AT&T is the second provider of MediaFLO mobile TV in the USA, following Verizon who launched the Verizon Vcast mobile TV service one year ago. Verizon announced that it will also add two exclusive channels to its service, ESPN Radio and MTV Tr3s. However, Verizon has not released any subscriber numbers for its mobile broadcast TV service yet.

Tuesday, March 25, 2008

Mobile Broadcast TV Users in Korea Reach 11 Million

Telecoms Korea reported yesterday that as of February 29th 2008, the number of satellite DMB subscribers reached 1.31 million, and the number of terrestrial DMB users reached 9.69 million, giving a total of 11 million mobile broadcast TV users in Korea (I am using the term "users" for T-DMB since it is a free-to-air service, and not a subscription service).

Monthly sales of T-DMB devices are in the range of 400-500K a month, meaning that by the end of March the number of T-DMB users alone will pass the 10 million mark. S-DMB growth is not reported in the article, but it seems that S-DMB has stalled in Korea since similar numbers were reported at the end of 2007.

Sunday, March 23, 2008

Strand Consulting: No Business Model for Mobile Broadcast TV

CIO Magazine quotes John Strand from Strand Consulting providing a grim outlook for mobile broadcast TV services. Some of the highlights include:
  • Only Nokia and other vendors can make money from mobile TV today, because they can sell network equipment and phones.
  • Operators can't profit from mobile broadcast TV since consumers won't be willing to pay enough to make up for content costs.
  • The future of TV is on demand, so supporters of mobile broadcast TV are betting on a dying technology.

Tuesday, March 18, 2008

EU Selects DVB-H As Preferred Mobile TV Standard

The European Commission has selected the DVB-H standard as the preferred technology for mobile broadcast TV transmissions in Europe. The commission will promote the standard in all 27 member states, in an attempt to establish a single market for Mobile TV. Member states will not be required, however, to ban other standards from their market.

Thursday, February 14, 2008

PacketVideo Launches Mobile TV Add-on Device

At Mobile World Congress in Barcelona this week, PacketVideo is demonstrating a mobile broadcast TV add-on receiver which enables TV playback on any mobile device with WiFi capabilities. The device will be available in different versions for DVB-H, MediaFLO and WiMax, and is compatible with Nokia N-series, Apple iPhone and HTC Smartphone devices.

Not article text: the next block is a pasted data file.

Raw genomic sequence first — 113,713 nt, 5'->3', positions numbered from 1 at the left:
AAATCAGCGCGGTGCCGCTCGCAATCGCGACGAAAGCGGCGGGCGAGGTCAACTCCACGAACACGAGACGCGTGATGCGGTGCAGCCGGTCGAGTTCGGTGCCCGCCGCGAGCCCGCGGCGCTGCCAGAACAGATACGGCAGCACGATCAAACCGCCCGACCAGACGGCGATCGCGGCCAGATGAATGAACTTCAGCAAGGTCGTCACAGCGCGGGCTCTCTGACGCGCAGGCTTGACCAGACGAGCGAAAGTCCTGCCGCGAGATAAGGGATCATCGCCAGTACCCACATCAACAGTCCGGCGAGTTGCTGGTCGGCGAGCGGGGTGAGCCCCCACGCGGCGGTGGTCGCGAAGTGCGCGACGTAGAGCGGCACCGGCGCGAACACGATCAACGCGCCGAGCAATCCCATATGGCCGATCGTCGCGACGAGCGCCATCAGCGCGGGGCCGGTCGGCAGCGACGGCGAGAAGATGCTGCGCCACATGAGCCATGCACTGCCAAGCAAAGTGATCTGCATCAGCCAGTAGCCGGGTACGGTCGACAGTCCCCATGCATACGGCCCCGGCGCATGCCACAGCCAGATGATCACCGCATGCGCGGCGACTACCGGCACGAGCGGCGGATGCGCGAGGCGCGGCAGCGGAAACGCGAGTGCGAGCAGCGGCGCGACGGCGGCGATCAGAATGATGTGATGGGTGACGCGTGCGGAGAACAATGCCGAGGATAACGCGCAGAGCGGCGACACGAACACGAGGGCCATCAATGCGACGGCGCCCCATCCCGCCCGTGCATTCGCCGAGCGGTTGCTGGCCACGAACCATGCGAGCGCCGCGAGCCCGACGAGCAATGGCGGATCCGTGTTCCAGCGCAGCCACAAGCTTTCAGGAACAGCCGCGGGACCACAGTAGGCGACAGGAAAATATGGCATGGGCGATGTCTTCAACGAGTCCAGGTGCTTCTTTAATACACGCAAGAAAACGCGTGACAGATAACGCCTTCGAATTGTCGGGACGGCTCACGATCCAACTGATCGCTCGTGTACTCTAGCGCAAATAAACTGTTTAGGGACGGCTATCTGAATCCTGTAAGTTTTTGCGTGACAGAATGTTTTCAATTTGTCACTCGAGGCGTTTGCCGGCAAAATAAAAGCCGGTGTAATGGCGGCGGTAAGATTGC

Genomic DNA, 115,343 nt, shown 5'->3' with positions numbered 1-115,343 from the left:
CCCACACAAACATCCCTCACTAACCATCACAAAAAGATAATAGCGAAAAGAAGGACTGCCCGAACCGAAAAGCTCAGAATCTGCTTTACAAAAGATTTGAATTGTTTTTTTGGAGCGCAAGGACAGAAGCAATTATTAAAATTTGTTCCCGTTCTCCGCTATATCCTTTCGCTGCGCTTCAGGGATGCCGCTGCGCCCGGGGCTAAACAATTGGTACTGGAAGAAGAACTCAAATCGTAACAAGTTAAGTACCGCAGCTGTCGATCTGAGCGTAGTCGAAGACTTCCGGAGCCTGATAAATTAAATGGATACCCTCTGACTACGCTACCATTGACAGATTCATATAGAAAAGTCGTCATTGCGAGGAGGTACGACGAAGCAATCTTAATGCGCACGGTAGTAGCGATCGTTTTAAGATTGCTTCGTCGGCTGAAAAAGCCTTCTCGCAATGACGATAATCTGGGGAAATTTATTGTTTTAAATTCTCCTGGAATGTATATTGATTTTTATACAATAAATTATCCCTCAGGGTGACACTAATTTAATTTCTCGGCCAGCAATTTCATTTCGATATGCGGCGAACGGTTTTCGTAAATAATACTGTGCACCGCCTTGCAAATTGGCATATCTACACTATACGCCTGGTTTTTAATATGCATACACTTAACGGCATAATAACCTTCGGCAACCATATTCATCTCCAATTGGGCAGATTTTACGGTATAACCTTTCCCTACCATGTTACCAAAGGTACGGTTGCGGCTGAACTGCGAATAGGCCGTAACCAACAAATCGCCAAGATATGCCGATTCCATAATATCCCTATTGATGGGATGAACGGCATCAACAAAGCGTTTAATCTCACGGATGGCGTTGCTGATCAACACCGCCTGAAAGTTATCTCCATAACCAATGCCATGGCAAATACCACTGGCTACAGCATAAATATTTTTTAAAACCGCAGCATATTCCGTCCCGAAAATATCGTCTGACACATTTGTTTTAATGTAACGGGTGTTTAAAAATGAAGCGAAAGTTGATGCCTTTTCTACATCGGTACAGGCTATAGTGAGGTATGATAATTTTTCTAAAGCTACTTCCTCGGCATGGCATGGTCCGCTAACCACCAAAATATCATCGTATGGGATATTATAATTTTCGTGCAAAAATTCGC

S3 showed a similar add-on device by Nokia, which receives DVB-H and sends it to compatible mobile phones over Bluetooth. S3 is providing the DVB-H protocol stack for the Nokia N810 Internet tablet which supports the add-on accessory device.

Wednesday, February 06, 2008

Broadcom Enters Mobile TV Chip Market

Broadcom announced yesterday the BCM2940, a 65 nanometer mobile TV receiver chip which combines a dual-mode demodulator and tuner, and supports both DVB-H and DVB-T. Broadcom claims that the chip reduces power consumption by up to 40% and footprint by up to 30% compared to current solutions.

This is Broadcom's first offering to the mobile TV chip market, which is already dominated by several players including DiBcom, Siano, TI, ADI, Qualcomm, Newport Media and others.

Sunday, January 27, 2008

AT&T Mobile TV Rumors

According to sources quoted by RCR Wireless News, AT&T is planning to launch its own MediaFLO-based Mobile Broadcast TV service in the US next week, following Verizon's launch of the service last March. The service will launch on February 5th, and will include two additional exclusive channels, on top of the 8 basic channels which Verizon also offers. It will feature the LG Vu (CU-920) handset, which is similar to LG's Prada and Viewty handsets, priced between $200 and $250.

ABI Research: 462 Mobile TV Subscribers by 2012

According to a new market research report published by ABI Research, the number of global subscribers to Mobile TV services is expected to reach 462 million by 2012, driven mainly by the expansion of 3G network deployment, and flat-rate pricing plans. ABI Research sees Asia-Pacific as the region with the most prominent growth, expanding from 24 million subscribers in 2007 to more than 260 million in 2012.

It is interesting to compare these figures with the recent findings in a report titled "Mobile TV in Asia", published by the Cable & Satellite Broadcast Association of Asia, as reported in TelevisionPoint. According to the CSBAA report, the number of mobile TV subscribers in Asia will increase from 15 million in 2007 to 76.3 million in 2012, out of 156 million global subscribers. The most probable explanation for this difference is that the CSBAA report refers to Mobile Broadcast TV subscribers only, while the ABI Research report refers to total Mobile TV subscribers, including both cellular networks and mobile broadcast networks.